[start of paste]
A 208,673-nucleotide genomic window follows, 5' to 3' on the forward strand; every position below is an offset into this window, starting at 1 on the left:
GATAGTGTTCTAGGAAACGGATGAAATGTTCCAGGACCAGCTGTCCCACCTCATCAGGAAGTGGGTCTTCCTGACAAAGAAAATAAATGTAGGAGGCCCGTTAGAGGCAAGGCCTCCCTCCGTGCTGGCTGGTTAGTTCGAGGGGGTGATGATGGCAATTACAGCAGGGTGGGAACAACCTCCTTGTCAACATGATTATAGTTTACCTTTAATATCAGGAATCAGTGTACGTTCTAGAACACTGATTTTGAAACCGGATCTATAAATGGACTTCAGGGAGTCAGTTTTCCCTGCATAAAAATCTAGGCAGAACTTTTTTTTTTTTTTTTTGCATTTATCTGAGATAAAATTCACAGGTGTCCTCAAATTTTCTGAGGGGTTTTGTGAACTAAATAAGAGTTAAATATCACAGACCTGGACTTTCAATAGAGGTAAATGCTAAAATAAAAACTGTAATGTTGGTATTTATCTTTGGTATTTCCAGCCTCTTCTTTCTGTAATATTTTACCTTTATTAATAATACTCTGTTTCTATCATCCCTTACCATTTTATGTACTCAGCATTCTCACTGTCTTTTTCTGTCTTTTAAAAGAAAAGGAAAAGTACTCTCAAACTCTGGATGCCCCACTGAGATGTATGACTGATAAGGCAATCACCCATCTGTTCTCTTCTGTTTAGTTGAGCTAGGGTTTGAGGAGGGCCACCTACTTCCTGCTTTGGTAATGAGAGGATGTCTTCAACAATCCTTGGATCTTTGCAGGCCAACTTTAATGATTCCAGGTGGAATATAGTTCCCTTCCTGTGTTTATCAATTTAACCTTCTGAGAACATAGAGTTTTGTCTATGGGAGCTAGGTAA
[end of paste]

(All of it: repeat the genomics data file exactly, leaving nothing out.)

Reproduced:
A 208,673-nucleotide genomic window follows, 5' to 3' on the forward strand; every position below is an offset into this window, starting at 1 on the left:
GATAGTGTTCTAGGAAACGGATGAAATGTTCCAGGACCAGCTGTCCCACCTCATCAGGAAGTGGGTCTTCCTGACAAAGAAAATAAATGTAGGAGGCCCGTTAGAGGCAAGGCCTCCCTCCGTGCTGGCTGGTTAGTTCGAGGGGGTGATGATGGCAATTACAGCAGGGTGGGAACAACCTCCTTGTCAACATGATTATAGTTTACCTTTAATATCAGGAATCAGTGTACGTTCTAGAACACTGATTTTGAAACCGGATCTATAAATGGACTTCAGGGAGTCAGTTTTCCCTGCATAAAAATCTAGGCAGAACTTTTTTTTTTTTTTTTTGCATTTATCTGAGATAAAATTCACAGGTGTCCTCAAATTTTCTGAGGGGTTTTGTGAACTAAATAAGAGTTAAATATCACAGACCTGGACTTTCAATAGAGGTAAATGCTAAAATAAAAACTGTAATGTTGGTATTTATCTTTGGTATTTCCAGCCTCTTCTTTCTGTAATATTTTACCTTTATTAATAATACTCTGTTTCTATCATCCCTTACCATTTTATGTACTCAGCATTCTCACTGTCTTTTTCTGTCTTTTAAAAGAAAAGGAAAAGTACTCTCAAACTCTGGATGCCCCACTGAGATGTATGACTGATAAGGCAATCACCCATCTGTTCTCTTCTGTTTAGTTGAGCTAGGGTTTGAGGAGGGCCACCTACTTCCTGCTTTGGTAATGAGAGGATGTCTTCAACAATCCTTGGATCTTTGCAGGCCAACTTTAATGATTCCAGGTGGAATATAGTTCCCTTCCTGTGTTTATCAATTTAACCTTCTGAGAACATAGAGTTTTGTCTATGGGAGCTAGGTAA